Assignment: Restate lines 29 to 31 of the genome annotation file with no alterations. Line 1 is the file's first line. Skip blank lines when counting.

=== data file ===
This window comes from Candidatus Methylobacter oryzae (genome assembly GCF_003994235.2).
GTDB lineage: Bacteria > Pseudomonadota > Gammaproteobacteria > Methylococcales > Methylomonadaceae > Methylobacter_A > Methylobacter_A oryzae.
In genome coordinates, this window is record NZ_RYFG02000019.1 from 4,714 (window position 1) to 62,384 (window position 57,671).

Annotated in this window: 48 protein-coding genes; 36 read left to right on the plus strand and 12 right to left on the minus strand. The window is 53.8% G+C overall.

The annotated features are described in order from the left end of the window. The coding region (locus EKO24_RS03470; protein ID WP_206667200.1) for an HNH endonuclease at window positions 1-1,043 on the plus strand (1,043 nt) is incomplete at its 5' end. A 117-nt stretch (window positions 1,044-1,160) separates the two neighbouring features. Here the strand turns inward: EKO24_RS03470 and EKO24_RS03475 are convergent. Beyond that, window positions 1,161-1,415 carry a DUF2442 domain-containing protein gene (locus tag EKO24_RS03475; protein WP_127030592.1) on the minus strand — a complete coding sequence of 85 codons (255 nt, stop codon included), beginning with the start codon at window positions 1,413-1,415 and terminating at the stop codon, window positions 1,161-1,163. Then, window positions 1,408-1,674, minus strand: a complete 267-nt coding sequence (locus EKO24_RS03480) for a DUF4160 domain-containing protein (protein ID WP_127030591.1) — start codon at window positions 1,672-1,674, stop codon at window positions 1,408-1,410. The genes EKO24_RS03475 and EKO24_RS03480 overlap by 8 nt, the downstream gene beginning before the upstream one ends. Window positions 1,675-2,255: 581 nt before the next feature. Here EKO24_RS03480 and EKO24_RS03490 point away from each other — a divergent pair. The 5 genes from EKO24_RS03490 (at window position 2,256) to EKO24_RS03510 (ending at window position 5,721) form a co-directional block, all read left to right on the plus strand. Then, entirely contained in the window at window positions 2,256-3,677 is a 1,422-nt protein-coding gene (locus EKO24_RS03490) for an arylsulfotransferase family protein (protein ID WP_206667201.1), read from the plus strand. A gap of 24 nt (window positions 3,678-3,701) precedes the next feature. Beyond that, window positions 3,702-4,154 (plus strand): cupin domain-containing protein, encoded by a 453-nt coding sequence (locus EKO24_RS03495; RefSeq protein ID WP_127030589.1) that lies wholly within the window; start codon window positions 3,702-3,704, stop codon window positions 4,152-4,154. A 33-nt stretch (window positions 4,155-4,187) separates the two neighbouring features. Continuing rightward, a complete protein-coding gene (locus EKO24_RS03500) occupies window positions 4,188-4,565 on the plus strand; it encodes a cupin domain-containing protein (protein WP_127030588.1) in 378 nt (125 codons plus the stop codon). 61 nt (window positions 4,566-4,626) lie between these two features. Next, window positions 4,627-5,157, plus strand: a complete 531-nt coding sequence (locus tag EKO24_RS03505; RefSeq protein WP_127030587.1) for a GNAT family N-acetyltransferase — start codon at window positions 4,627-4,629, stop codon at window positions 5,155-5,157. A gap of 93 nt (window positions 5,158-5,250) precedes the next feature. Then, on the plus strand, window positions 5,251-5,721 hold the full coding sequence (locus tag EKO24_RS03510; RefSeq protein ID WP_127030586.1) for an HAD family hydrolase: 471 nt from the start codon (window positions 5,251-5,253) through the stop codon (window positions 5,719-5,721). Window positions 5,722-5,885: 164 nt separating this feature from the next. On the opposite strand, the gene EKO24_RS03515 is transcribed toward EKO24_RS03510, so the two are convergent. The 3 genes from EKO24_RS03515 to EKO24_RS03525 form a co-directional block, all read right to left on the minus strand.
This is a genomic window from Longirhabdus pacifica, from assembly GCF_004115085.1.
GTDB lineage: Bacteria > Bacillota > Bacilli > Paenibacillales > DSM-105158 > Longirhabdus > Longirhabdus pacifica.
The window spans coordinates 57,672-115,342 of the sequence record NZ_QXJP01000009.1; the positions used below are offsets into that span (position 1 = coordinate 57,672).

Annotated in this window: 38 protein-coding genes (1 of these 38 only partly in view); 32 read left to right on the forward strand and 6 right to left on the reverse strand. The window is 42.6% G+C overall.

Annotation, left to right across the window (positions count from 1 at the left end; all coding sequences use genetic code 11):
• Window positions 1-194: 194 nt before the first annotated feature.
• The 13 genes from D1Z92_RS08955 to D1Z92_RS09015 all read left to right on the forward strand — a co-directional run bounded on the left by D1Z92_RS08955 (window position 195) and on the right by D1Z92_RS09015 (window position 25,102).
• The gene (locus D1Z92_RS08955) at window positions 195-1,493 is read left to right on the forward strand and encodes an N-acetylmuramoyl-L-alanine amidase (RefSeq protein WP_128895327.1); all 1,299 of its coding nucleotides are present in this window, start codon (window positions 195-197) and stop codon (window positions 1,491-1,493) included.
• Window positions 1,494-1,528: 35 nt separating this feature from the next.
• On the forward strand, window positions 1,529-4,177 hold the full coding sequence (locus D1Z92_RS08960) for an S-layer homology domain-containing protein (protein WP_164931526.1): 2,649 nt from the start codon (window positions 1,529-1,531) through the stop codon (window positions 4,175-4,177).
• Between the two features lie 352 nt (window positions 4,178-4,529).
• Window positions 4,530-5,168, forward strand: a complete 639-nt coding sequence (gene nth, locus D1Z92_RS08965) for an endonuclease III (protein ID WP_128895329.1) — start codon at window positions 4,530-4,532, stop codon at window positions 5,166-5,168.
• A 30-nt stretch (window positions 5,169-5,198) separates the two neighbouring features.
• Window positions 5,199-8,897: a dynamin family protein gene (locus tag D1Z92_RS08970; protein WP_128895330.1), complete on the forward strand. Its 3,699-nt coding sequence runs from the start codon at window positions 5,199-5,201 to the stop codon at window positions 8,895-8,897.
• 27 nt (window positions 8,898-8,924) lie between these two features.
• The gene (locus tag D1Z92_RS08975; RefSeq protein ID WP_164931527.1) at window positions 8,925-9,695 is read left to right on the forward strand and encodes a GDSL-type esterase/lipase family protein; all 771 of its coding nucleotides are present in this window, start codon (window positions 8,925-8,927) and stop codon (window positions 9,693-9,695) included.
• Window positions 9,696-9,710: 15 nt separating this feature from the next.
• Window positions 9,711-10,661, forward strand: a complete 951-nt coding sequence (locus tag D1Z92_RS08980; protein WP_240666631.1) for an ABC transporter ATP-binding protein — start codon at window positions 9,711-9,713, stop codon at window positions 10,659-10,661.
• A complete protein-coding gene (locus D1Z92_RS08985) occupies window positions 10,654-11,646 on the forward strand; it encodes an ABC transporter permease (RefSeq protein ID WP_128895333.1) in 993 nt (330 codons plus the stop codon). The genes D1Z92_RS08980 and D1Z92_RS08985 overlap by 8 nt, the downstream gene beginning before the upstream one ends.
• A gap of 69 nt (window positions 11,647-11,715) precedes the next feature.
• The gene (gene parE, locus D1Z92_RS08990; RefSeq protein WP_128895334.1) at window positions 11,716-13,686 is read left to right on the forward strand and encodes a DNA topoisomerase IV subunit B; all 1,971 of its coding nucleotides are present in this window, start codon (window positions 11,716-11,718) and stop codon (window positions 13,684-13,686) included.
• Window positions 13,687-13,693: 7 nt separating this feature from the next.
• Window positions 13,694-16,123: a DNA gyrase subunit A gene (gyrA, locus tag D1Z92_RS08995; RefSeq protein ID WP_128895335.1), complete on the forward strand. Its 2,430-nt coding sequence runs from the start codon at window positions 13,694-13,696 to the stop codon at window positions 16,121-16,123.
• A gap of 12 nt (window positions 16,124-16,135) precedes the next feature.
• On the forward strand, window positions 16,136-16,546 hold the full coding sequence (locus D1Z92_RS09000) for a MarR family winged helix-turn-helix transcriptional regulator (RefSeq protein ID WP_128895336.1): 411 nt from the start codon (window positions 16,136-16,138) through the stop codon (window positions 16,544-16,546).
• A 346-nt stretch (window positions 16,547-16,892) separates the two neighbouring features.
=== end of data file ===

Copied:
• A gap of 12 nt (window positions 16,124-16,135) precedes the next feature.
• On the forward strand, window positions 16,136-16,546 hold the full coding sequence (locus D1Z92_RS09000) for a MarR family winged helix-turn-helix transcriptional regulator (RefSeq protein ID WP_128895336.1): 411 nt from the start codon (window positions 16,136-16,138) through the stop codon (window positions 16,544-16,546).
• A 346-nt stretch (window positions 16,547-16,892) separates the two neighbouring features.